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A THOUGHT FOR TODAY

Many things in the world have

already happened. You can

go back and tell about them.

They are part of what we

own as we speed along

through the white sky. 

But many things in the world

haven't yet happened. You help

them by thinking and writing and acting.

Where they begin, you greet them

or stop them. You come along

and sustain the new things.

(William Stafford, 1914 – 1993)

That which has taken place is fodder for my writing.  I don’t tend to write about what hasn’t happened yet. Sitting in judgment and writing about what has already gone before is an easier option for me; it’s settled, and I spin it.  

Those things which haven’t yet happened are more difficult to write about. Most of us don’t have the ‘vision thing’ of what they might be. I’ve decided Mr. Stafford’s poem gives me the justification I need to write about “no more cursive” — twice. It has happened, it is happening, and now what could be in the future for us all?  

“We’re all crazy; it’s not a competition.” Seeing this posted on Facebook by my friend Gary has pretty much saved the day. From breakfast till almost noon I guided my stream of consciousness through a lengthy saga about how kids don’t write cursive any longer. I hit the wrong button and the tale evaporated. I’ll blame the computer with its newfangled bells and whistles for the lost lore. The story is nowhere to be found. Although it might not be worth the time it takes to paraphrase it, here I go anyhow. Now that I know we’re all crazy, why not?

I’ve heard many young parents bemoan the fact that their kids are not learning cursive in school. What a shame. Keyboarding is king. Are we going in reverse rather than in forward? I had several female ancestors who signed their names with an X. Talk about losing one’s individuality. I wouldn’t want to be just another X. Might today’s young people need to revert to a sign in a few years?

With keyboarding everywhere, maybe one doesn’t need to learn to sign one’s name. Those of you of a certain age will remember the workbooks lined for perfection in practicing the correct way — to both print and write — including arrows to show you in which direction to commence and where to end. Monotonous and mind-numbing are not exaggerations. But our generation learned to write cursive.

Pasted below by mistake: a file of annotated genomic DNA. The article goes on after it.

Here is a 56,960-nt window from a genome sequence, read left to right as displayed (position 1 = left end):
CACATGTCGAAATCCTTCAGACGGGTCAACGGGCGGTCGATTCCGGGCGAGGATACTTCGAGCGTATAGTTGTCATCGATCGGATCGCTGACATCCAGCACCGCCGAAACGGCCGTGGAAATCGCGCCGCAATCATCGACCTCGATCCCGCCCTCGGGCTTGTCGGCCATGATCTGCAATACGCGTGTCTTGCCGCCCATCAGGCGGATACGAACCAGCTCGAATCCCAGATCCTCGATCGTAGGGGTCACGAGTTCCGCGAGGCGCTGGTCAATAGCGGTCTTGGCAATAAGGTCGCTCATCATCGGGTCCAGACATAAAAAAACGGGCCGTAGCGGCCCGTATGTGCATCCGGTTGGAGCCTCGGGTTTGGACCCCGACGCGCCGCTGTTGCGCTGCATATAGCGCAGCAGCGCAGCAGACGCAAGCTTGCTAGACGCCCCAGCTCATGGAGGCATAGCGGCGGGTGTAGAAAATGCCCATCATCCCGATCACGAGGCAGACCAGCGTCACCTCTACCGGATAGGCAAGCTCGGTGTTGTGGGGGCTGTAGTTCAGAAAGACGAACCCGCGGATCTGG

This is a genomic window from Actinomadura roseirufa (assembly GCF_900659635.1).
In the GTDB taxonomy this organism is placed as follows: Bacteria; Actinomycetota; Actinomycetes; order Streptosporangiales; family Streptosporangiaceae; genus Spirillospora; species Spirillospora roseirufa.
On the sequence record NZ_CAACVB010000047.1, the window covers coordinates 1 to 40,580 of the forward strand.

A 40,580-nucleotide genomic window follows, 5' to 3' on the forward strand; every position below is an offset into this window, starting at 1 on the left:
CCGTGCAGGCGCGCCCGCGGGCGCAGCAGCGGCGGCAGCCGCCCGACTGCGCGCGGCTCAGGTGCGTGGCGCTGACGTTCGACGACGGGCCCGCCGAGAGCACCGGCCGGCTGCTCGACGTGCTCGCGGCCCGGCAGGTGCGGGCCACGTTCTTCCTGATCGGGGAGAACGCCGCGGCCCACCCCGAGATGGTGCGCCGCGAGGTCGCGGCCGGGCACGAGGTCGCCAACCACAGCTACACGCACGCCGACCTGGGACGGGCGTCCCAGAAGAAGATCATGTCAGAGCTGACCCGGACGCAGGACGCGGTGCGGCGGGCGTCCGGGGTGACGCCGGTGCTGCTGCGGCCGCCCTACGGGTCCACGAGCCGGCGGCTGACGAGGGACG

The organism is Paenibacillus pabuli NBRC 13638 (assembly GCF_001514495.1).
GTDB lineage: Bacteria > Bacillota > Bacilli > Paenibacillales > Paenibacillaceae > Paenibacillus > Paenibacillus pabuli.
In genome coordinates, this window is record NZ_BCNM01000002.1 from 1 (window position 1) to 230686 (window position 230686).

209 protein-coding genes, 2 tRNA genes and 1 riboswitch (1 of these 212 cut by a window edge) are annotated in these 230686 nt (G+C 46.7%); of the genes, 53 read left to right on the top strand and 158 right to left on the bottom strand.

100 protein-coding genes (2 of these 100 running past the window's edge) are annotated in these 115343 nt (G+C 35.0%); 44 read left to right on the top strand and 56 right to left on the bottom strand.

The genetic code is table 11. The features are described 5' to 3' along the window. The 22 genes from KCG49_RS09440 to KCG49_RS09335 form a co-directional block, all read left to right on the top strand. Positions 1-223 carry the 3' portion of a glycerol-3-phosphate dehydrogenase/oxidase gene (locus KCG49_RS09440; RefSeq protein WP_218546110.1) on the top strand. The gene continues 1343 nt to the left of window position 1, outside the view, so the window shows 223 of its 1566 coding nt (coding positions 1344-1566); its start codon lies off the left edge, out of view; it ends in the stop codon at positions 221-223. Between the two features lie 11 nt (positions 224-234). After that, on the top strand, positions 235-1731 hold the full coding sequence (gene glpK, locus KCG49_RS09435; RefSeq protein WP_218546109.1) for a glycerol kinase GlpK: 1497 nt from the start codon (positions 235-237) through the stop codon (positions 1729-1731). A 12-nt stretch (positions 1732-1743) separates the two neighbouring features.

While I was growing up, Mom encouraged me to learn to type.  “If anything happens to your husband, you can get a job.” Heck, I might have been a nuclear physicist but for that advice. I learned how to type on a gray manual typewriter in high school, because electrics hadn’t yet been invented.  My graduation present, in addition to a three-piece set of mottled beige Samsonite so I could leave home, was a manual Underwood which served me well through college. I was able to earn money typing other peoples’ papers (with many carbon copies). I left the machine with a Turkish friend in Morocco in the early 70s.  

After college graduation, I worked for a group of physicians — one of whom loved the red, self-correcting, new IBM electrics. Nice change. Years later, at some point when we were overseas, along came word processing, a euphemism of some kind. I believe somebody needs to type those words to make them process. Now with computers and myriad devices to make life easy, one doesn’t really need to type at all. My cousin with cerebral palsy has spoken into his computer for years, and the computer types the messages for him.  Now, one can even have a computer girlfriend. Have you seen the movie called “Her”?

As a master of worrying in advance, I’m thinking if Mother Nature or one of those axis of evil powers decides to mess up our cyber system and we lose our computer technology, what will we do? Return to the life of a previous century? Maybe even caves? Is it time to practice some line drawings of our lives? The whole world could disintegrate. And, some young among us wouldn’t even know how to write their names. Maybe they wouldn’t need to write. Told you I could worry.  

Recently on BBC news they aired special coverage of the National Archives exhibition of famous peoples’ signatures. From Picasso to Hitler, you can see how they signed their names. On my next trip into Washington, D.C. I’ll visit this Archives exhibit just to witness the individuality and strength employed in signatures from famous folk in earlier eras.  

According to the reporter, digital signatures are fine and even legal. However, you still have to know how to write.  I hope you’ll chew this over a bit and keep in mind that “We’re all crazy; it’s not a competition.”  Guess I’ve proven my point! Now, did I write about yesterday, today or tomorrow?

Sandra Brian Lore

Sandra Brian Lore had a typical small-town and suburban life outside Chicago — until she served for 32 years in the Foreign Service.

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